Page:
So I had a choice to make: either forget the lessons of September the 11th and trust a madman, or take action to defend America. Given that choice, I will defend our country every time. (Applause.)
Even though we did not find the stockpiles that we thought we would find, Saddam Hussein had the capability to make weapons of mass destruction, and he could have passed that capability on to our enemy, to the terrorists. It is not a risk, after September the 11th, that we could afford to take. Knowing what I know today, I would have taken the same action. America and the world are safer because Saddam Hussein sits in a prison cell. (Applause.)
We have more hard work to do. I'll continue to work with friends and allies around the world to aggressively pursue the terrorists in Iraq and Afghanistan and elsewhere. See, you can't talk sense to these people. You cannot negotiate with them. You cannot hope for the best. We must aggressively pursue them and defeat them in foreign lands, so we do not have to face them here at home. (Applause.)
America will continue to lead the world with confidence and moral clarity. We have put together a strong coalition to help us pursue the terrorists and spread the peace. There are over 40 nations involved in Afghanistan, some 30 nations involved in Iraq. I appreciate the sacrifices of the mothers and fathers from those countries, to have their sons and daughters stand with our troops to spread freedom and peace. I'll continue to build on those alliances and work with our friends for the cause of security and peace. But I will never turn over America's national security decisions to leaders of other countries. (Applause.)
We'll keep our commitments in Afghanistan and Iraq; we'll help them become peaceful and democratic societies. These two nations are now governed by strong leaders, they're on the path to elections. We set a clear goal, and Iraq and Afghanistan will be peaceful and democratic countries that are allies in the war on terror. We will meet that goal by helping secure their countries, to allowing a peaceful political process to develop, and by training Afghan and Iraqi forces so they can make the hard decisions, so they can defend their country against those who are preventing the spread of freedom. Our military will complete this mission as quickly as possible so our troops do not stay a day longer than necessary. (Applause.)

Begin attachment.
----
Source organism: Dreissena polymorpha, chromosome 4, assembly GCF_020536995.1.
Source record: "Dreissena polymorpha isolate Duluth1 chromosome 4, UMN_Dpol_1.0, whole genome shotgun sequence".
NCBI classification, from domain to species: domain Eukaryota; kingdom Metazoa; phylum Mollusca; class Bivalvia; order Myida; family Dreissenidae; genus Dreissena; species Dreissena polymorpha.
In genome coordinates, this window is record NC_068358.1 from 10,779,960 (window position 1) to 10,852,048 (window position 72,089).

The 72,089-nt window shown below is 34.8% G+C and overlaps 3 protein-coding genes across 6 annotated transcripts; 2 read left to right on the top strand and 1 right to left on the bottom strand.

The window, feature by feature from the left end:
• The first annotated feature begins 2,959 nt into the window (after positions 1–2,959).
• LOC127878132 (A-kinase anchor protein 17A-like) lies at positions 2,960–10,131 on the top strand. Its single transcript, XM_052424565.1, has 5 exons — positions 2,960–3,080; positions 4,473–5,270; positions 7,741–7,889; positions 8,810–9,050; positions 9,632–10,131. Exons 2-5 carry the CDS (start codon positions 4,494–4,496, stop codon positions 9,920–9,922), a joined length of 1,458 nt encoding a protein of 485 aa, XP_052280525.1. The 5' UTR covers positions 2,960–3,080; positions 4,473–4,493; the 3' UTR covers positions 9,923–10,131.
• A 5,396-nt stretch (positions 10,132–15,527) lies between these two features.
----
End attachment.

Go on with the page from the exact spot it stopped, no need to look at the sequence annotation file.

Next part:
It's important we send the right signals when we speak here in America. The other day, my opponent said if he's elected, the number of troops in Iraq will be significantly reduced within six months. I think it sends the wrong message -- it sends the wrong signal to the enemy. They could easily wait six months and one day. It sends the wrong message to our troops, that completing the mission may not be necessary. It sends the wrong message to the Iraqi people who wonder whether or not America means what it says. Our friends and allies must know that when America speaks, we mean what we say. We will stay until the job is completed. (Applause.)
In the long run, our security is not guaranteed by force along. We will work to change the conditions that give rise to terror: poverty and hopelessness and resentment. A free and peaceful Iraq and a free and peaceful Afghanistan will be powerful, and examples in a neighborhood that is desperate for freedom. You see, by serving the ideal of liberty, we are bringing hope to others, and that makes America more secure. By serving the ideal of liberty, we're spreading the peace. Free countries do not export terror; free countries are peaceful countries. And by serving the ideal of liberty, we're serving the deepest ideals of America. We believe that freedom is not America's gift to the world, freedom is the Almighty God's gift to each man and woman in this world. (Applause.)
These are crucial times. We have an historic opportunity to win the war on terror by spreading freedom and peace. Our commitments are being kept by the men and women of our military. I've had the privilege of traveling to bases around our country and around the world. I've seen their great decency and their unselfish courage. I assure you, ladies and gentlemen, the cause of freedom is in really good hands. (Applause.)
Those who wear our uniform deserve the full support of our government. For almost four years, my administration has strengthened our military. We have enacted the largest increases in defense spending since Ronald Reagan served as the Commander-in-Chief. We've increased military pay by 21 percent. We have provided better housing and better training and better maintenance.